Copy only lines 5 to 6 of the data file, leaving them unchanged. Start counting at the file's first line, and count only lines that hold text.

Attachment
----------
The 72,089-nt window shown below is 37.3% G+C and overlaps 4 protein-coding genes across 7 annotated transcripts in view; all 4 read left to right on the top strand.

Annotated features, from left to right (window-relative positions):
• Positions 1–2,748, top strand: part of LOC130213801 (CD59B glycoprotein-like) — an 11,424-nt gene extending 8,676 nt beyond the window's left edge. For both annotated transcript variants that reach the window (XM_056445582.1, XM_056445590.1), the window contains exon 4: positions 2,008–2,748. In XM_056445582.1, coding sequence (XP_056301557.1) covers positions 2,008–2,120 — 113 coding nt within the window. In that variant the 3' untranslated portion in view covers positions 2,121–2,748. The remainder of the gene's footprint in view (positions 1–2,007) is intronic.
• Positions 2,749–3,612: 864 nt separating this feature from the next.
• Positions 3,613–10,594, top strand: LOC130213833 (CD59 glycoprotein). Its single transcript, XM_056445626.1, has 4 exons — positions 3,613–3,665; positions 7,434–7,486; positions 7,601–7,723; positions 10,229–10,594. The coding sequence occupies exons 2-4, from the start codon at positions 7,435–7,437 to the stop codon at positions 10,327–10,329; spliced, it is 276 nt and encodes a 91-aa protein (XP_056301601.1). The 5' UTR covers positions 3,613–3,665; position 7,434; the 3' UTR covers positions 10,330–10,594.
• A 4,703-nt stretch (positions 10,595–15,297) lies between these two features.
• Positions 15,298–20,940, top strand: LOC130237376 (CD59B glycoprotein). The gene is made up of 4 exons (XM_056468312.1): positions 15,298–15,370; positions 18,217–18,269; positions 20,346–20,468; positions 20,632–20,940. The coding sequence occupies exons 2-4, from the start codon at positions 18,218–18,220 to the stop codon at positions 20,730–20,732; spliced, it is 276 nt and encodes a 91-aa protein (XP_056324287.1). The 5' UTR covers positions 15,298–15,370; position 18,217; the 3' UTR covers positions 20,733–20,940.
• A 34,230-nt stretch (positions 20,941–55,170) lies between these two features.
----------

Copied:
• Positions 3,613–10,594, top strand: LOC130213833 (CD59 glycoprotein). Its single transcript, XM_056445626.1, has 4 exons — positions 3,613–3,665; positions 7,434–7,486; positions 7,601–7,723; positions 10,229–10,594. The coding sequence occupies exons 2-4, from the start codon at positions 7,435–7,437 to the stop codon at positions 10,327–10,329; spliced, it is 276 nt and encodes a 91-aa protein (XP_056301601.1). The 5' UTR covers positions 3,613–3,665; position 7,434; the 3' UTR covers positions 10,330–10,594.
• A 4,703-nt stretch (positions 10,595–15,297) lies between these two features.